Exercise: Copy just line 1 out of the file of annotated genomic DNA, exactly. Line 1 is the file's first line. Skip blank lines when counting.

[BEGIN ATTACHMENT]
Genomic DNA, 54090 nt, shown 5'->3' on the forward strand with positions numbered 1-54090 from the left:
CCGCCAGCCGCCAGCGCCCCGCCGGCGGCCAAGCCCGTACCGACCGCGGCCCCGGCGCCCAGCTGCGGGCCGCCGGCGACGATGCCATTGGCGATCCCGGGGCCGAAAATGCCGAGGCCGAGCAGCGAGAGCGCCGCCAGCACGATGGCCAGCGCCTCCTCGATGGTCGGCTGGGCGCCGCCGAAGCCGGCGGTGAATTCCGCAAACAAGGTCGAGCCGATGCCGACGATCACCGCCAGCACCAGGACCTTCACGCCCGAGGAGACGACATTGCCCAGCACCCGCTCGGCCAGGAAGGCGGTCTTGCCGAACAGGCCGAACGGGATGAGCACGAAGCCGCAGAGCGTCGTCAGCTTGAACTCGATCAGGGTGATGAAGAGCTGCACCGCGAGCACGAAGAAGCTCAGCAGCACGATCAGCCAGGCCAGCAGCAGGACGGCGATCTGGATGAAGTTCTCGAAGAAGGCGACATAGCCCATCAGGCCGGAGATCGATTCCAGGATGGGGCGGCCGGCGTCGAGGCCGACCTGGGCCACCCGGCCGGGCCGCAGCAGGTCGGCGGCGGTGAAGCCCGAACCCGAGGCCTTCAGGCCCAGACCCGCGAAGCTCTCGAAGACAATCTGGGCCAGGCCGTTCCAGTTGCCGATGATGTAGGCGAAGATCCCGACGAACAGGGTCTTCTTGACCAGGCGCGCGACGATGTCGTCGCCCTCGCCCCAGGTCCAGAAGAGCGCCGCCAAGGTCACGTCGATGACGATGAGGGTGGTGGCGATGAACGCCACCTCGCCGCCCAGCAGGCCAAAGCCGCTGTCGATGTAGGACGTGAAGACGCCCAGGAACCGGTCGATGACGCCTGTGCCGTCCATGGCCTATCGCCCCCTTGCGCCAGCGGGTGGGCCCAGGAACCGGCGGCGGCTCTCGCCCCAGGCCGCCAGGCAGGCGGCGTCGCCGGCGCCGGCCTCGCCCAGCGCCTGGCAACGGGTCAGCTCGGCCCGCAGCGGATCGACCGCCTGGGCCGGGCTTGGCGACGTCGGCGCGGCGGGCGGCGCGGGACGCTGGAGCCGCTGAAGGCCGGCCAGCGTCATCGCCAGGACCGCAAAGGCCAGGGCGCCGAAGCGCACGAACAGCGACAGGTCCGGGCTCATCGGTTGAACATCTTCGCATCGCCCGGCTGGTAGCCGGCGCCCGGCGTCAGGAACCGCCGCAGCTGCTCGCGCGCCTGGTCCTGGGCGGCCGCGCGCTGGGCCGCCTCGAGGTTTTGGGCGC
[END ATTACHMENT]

Genomic DNA, 54090 nt, shown 5'->3' on the forward strand with positions numbered 1-54090 from the left: